I’ve been thinking about guns and gun control and the Second Amendment since the school shootings in Newtown, Connecticut, but today I found a guy who’s done a much better job of it than me.
I’m not a gun guy; never have been. I was born in New York City to parents who’d been born and raised in the city, whose own parents and grandparents had lived their whole lives in New York, or Baltimore or Boston, or in Ireland and Wales in the mid-19th Century and on back…we just weren’t gun people. What I know about actually shooting guns is what any kid from the Houston suburbs learns at a Central Texas summer camp or from going out to “the country” with his teenaged friends. Not afraid of guns, but not interested in them, either; I’ve thought more about guns and gun rights from the perspective of the U.S. Constitution than I ever have from a personal point of view.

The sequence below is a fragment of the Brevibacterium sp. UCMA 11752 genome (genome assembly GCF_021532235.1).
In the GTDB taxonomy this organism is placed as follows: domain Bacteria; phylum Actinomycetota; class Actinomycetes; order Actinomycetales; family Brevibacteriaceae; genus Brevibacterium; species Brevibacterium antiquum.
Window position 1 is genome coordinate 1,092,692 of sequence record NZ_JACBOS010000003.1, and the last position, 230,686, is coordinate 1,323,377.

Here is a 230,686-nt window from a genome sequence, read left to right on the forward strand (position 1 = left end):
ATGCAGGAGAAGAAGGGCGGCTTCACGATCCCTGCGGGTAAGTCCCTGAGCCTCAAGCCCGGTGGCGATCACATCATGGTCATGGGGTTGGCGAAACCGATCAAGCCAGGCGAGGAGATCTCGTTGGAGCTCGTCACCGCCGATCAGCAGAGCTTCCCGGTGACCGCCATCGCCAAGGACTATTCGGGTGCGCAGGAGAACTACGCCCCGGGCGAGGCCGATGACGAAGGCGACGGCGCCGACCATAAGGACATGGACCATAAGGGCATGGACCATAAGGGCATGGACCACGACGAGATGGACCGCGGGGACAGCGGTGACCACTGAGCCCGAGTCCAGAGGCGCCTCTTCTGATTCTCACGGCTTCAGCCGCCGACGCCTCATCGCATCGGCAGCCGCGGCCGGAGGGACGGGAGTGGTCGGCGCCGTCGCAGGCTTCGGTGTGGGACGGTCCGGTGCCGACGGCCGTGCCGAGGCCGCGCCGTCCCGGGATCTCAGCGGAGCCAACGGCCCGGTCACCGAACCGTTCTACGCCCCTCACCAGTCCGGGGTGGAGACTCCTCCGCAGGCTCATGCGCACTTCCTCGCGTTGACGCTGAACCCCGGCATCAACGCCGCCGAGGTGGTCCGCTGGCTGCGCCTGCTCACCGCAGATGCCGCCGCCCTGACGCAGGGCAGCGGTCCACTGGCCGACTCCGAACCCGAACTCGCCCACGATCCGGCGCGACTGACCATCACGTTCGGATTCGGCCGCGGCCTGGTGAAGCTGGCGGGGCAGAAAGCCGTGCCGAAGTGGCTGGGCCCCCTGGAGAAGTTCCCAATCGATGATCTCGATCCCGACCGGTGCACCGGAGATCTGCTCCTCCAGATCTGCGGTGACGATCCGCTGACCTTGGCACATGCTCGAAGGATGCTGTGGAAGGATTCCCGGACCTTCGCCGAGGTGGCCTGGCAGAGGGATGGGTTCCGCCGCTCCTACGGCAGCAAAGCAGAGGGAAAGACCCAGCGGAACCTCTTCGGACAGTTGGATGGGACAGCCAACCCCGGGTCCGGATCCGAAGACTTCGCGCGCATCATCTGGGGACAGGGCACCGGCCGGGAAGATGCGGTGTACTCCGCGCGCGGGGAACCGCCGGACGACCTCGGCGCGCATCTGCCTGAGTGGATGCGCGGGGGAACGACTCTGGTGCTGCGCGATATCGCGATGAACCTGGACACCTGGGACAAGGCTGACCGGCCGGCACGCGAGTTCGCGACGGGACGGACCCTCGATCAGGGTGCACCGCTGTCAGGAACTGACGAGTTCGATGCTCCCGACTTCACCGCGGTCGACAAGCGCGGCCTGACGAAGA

My non-legal-scholar’s interpretation of the words of the Second Amendment is that it was plainly the intent of the authors to preserve the right of citizens to bear arms so that they could all participate in the common defense. (And if you want to hunt for food or shoot for sport, fine.) I’m aware that this interpretation is not universally accepted. My non-mental-health-professional’s interpretation of some of the most extreme anti-gun-control arguments of the National Rifle Association and other ”gun rights” groups is that paranoia is a powerful affliction indeed. This interpretation is not universally accepted, either.
I agree that guns don’t kill people; people using guns do kill people, though, with relative ease, and since the Second Amendment doesn’t identify a right to bear arms only for the clear-headed and law-abiding but not for the crazy or the lawless, we rightly pass laws in an effort to provide some security for all while not violating the basic rights of all.